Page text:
HARARE - Zimbabwean schools have reopened this week, but teachers who downed tools last year aren't backing down.
Those who are at work are on a go-slow putting the country's high literacy in jeopardy.
Teachers in Zimbabwe say their current average monthly salaries of below $100 are too low to make ends meet.
They say they can't afford to send their own children to school.
"Low morale is an understatement, there is no morale," said teacher Abbiot Moyo.
"Imagine you are at work and you are thinking of the child you left at home, you are looking at the needs you are supposed to meet for your children. You are thinking of failing to send your children to school while you are teaching other people's children."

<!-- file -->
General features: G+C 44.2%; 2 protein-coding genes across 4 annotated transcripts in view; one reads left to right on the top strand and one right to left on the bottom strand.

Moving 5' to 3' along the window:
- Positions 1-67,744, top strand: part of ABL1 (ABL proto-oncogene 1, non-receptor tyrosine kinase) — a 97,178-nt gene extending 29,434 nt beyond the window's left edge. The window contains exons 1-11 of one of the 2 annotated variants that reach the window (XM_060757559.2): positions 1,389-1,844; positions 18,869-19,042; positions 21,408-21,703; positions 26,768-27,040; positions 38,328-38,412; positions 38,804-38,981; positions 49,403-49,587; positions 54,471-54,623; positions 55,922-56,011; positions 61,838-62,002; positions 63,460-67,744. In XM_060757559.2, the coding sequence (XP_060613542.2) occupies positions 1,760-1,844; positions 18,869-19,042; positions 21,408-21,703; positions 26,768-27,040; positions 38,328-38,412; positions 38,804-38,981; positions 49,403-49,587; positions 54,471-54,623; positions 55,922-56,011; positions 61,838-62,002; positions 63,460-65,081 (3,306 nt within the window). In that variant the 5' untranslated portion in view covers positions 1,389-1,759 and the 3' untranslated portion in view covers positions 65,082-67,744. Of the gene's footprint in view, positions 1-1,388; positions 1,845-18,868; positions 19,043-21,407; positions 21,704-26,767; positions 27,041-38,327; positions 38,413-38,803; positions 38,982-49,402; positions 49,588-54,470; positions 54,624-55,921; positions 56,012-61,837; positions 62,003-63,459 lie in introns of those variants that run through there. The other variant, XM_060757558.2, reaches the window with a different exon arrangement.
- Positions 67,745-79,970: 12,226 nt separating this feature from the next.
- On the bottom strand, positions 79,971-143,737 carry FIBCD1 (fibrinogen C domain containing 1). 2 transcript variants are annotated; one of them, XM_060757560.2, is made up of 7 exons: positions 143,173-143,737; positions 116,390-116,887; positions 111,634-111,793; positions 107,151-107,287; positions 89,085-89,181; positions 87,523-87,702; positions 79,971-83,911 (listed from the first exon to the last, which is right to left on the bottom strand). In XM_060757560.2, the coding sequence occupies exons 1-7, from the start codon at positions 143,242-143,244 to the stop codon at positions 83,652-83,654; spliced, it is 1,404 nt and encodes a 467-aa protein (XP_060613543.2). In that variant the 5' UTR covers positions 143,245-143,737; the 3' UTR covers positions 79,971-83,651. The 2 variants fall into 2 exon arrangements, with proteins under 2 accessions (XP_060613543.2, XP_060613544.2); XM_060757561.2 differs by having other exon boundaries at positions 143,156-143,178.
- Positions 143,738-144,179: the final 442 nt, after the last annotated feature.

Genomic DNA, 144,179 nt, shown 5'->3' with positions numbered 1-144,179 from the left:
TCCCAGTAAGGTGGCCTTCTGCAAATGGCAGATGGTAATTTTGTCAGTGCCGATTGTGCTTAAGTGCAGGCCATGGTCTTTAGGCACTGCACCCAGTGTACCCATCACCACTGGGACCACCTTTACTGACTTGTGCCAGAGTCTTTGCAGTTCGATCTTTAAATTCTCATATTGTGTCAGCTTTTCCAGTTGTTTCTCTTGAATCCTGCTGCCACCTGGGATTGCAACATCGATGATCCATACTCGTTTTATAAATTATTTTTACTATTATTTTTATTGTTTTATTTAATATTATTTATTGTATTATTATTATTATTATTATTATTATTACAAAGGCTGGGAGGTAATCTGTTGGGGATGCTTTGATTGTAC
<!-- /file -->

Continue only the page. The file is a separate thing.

One of the country's biggest teachers' unions says more than half of the country's 100,000 public-sector teachers can't make it to classrooms because of the collapsing economy.
Zimbabwe's public education sector was once considered one of the best in Africa, but the economy has collapsed in recent years.
President Emmerson Mnangagwa, in turn, blames the economic collapse on sanctions imposed by western countries nearly two decades ago.